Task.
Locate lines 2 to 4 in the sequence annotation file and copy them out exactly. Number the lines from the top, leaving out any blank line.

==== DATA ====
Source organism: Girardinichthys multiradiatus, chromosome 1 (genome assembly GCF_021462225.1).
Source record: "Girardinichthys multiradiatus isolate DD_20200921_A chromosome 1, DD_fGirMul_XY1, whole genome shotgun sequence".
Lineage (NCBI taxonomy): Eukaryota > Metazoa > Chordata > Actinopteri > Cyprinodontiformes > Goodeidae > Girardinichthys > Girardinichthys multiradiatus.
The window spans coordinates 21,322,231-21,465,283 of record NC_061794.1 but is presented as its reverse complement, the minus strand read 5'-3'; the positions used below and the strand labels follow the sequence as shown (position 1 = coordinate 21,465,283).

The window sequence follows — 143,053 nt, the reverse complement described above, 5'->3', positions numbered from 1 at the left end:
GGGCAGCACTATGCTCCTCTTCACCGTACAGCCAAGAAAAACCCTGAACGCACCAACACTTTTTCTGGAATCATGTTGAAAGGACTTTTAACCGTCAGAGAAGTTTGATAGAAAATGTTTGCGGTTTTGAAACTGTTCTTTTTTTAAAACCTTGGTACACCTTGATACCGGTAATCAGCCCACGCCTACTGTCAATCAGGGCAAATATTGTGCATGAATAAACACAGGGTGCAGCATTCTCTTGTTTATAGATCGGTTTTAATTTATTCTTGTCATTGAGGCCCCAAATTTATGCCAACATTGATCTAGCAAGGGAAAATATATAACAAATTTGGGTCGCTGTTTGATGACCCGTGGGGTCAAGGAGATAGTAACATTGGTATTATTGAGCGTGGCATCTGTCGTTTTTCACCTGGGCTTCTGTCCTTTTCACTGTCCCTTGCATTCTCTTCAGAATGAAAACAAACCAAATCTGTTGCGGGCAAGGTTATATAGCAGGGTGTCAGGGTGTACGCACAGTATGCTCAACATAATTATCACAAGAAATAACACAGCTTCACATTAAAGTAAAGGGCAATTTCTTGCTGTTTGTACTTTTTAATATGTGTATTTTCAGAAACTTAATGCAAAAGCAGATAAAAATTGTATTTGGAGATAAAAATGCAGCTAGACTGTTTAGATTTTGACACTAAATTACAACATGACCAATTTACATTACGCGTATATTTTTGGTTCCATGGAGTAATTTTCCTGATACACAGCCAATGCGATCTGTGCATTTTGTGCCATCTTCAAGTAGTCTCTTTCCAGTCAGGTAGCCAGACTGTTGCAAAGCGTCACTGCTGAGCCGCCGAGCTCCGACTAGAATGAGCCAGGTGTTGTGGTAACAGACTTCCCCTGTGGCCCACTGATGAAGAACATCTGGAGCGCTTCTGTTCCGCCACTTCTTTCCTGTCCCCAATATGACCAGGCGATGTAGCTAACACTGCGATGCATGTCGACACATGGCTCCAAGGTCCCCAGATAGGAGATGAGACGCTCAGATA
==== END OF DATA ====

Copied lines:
Source record: "Girardinichthys multiradiatus isolate DD_20200921_A chromosome 1, DD_fGirMul_XY1, whole genome shotgun sequence".
Lineage (NCBI taxonomy): Eukaryota > Metazoa > Chordata > Actinopteri > Cyprinodontiformes > Goodeidae > Girardinichthys > Girardinichthys multiradiatus.
The window spans coordinates 21,322,231-21,465,283 of record NC_061794.1 but is presented as its reverse complement, the minus strand read 5'-3'; the positions used below and the strand labels follow the sequence as shown (position 1 = coordinate 21,465,283).